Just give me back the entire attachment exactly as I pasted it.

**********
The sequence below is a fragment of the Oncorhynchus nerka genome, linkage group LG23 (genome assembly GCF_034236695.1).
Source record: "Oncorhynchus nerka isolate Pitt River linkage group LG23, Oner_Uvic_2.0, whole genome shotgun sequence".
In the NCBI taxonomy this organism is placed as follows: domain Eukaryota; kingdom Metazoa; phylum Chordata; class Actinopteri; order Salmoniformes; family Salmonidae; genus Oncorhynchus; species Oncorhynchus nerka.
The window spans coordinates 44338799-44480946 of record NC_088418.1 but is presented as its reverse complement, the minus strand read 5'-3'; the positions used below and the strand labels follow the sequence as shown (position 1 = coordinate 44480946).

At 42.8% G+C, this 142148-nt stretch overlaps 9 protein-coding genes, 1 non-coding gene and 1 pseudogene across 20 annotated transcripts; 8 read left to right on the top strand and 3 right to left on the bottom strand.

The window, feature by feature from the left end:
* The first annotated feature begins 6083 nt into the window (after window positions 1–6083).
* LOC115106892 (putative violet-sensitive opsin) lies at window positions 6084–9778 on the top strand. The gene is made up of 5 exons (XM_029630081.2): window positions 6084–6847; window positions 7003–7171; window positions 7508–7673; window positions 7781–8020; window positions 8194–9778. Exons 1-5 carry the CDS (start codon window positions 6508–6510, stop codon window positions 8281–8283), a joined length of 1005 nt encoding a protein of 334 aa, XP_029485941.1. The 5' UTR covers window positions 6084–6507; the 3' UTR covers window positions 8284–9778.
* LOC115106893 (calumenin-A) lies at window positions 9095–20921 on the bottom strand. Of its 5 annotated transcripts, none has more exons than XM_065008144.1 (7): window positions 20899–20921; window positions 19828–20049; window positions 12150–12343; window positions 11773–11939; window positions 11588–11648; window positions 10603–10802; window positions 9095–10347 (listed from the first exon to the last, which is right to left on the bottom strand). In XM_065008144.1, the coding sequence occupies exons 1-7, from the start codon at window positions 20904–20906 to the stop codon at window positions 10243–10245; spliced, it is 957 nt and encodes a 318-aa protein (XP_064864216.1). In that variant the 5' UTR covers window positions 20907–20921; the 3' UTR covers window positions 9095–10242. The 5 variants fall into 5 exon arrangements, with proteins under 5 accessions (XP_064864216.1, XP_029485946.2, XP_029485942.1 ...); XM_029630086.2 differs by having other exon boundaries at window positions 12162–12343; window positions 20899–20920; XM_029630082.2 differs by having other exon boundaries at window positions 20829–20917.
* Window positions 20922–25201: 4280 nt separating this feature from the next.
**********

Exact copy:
The sequence below is a fragment of the Oncorhynchus nerka genome, linkage group LG23 (genome assembly GCF_034236695.1).
Source record: "Oncorhynchus nerka isolate Pitt River linkage group LG23, Oner_Uvic_2.0, whole genome shotgun sequence".
In the NCBI taxonomy this organism is placed as follows: domain Eukaryota; kingdom Metazoa; phylum Chordata; class Actinopteri; order Salmoniformes; family Salmonidae; genus Oncorhynchus; species Oncorhynchus nerka.
The window spans coordinates 44338799-44480946 of record NC_088418.1 but is presented as its reverse complement, the minus strand read 5'-3'; the positions used below and the strand labels follow the sequence as shown (position 1 = coordinate 44480946).

At 42.8% G+C, this 142148-nt stretch overlaps 9 protein-coding genes, 1 non-coding gene and 1 pseudogene across 20 annotated transcripts; 8 read left to right on the top strand and 3 right to left on the bottom strand.

The window, feature by feature from the left end:
* The first annotated feature begins 6083 nt into the window (after window positions 1–6083).
* LOC115106892 (putative violet-sensitive opsin) lies at window positions 6084–9778 on the top strand. The gene is made up of 5 exons (XM_029630081.2): window positions 6084–6847; window positions 7003–7171; window positions 7508–7673; window positions 7781–8020; window positions 8194–9778. Exons 1-5 carry the CDS (start codon window positions 6508–6510, stop codon window positions 8281–8283), a joined length of 1005 nt encoding a protein of 334 aa, XP_029485941.1. The 5' UTR covers window positions 6084–6507; the 3' UTR covers window positions 8284–9778.
* LOC115106893 (calumenin-A) lies at window positions 9095–20921 on the bottom strand. Of its 5 annotated transcripts, none has more exons than XM_065008144.1 (7): window positions 20899–20921; window positions 19828–20049; window positions 12150–12343; window positions 11773–11939; window positions 11588–11648; window positions 10603–10802; window positions 9095–10347 (listed from the first exon to the last, which is right to left on the bottom strand). In XM_065008144.1, the coding sequence occupies exons 1-7, from the start codon at window positions 20904–20906 to the stop codon at window positions 10243–10245; spliced, it is 957 nt and encodes a 318-aa protein (XP_064864216.1). In that variant the 5' UTR covers window positions 20907–20921; the 3' UTR covers window positions 9095–10242. The 5 variants fall into 5 exon arrangements, with proteins under 5 accessions (XP_064864216.1, XP_029485946.2, XP_029485942.1 ...); XM_029630086.2 differs by having other exon boundaries at window positions 12162–12343; window positions 20899–20920; XM_029630082.2 differs by having other exon boundaries at window positions 20829–20917.
* Window positions 20922–25201: 4280 nt separating this feature from the next.